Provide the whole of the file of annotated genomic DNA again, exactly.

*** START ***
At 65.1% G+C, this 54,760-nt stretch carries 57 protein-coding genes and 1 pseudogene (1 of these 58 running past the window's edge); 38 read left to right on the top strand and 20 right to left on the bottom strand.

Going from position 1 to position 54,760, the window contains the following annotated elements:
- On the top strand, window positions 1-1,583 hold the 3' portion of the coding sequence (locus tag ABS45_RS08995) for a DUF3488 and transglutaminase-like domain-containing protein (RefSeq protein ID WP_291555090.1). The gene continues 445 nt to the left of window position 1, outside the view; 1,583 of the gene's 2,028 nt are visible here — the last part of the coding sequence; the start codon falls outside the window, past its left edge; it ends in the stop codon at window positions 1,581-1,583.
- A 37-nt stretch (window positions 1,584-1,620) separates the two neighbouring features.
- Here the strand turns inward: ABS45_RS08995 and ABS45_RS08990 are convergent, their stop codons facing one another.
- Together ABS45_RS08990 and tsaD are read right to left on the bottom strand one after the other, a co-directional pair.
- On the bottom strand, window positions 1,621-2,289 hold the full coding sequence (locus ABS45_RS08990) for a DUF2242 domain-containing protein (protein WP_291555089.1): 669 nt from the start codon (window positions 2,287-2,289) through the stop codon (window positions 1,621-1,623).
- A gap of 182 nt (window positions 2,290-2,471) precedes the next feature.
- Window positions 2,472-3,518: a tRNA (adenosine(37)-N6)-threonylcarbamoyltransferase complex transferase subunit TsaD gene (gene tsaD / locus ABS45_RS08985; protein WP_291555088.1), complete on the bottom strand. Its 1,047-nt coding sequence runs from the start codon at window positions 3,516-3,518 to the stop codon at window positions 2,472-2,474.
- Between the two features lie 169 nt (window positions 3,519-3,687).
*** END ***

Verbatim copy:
At 65.1% G+C, this 54,760-nt stretch carries 57 protein-coding genes and 1 pseudogene (1 of these 58 running past the window's edge); 38 read left to right on the top strand and 20 right to left on the bottom strand.

Going from position 1 to position 54,760, the window contains the following annotated elements:
- On the top strand, window positions 1-1,583 hold the 3' portion of the coding sequence (locus tag ABS45_RS08995) for a DUF3488 and transglutaminase-like domain-containing protein (RefSeq protein ID WP_291555090.1). The gene continues 445 nt to the left of window position 1, outside the view; 1,583 of the gene's 2,028 nt are visible here — the last part of the coding sequence; the start codon falls outside the window, past its left edge; it ends in the stop codon at window positions 1,581-1,583.
- A 37-nt stretch (window positions 1,584-1,620) separates the two neighbouring features.
- Here the strand turns inward: ABS45_RS08995 and ABS45_RS08990 are convergent, their stop codons facing one another.
- Together ABS45_RS08990 and tsaD are read right to left on the bottom strand one after the other, a co-directional pair.
- On the bottom strand, window positions 1,621-2,289 hold the full coding sequence (locus ABS45_RS08990) for a DUF2242 domain-containing protein (protein WP_291555089.1): 669 nt from the start codon (window positions 2,287-2,289) through the stop codon (window positions 1,621-1,623).
- A gap of 182 nt (window positions 2,290-2,471) precedes the next feature.
- Window positions 2,472-3,518: a tRNA (adenosine(37)-N6)-threonylcarbamoyltransferase complex transferase subunit TsaD gene (gene tsaD / locus ABS45_RS08985; protein WP_291555088.1), complete on the bottom strand. Its 1,047-nt coding sequence runs from the start codon at window positions 3,516-3,518 to the stop codon at window positions 2,472-2,474.
- Between the two features lie 169 nt (window positions 3,519-3,687).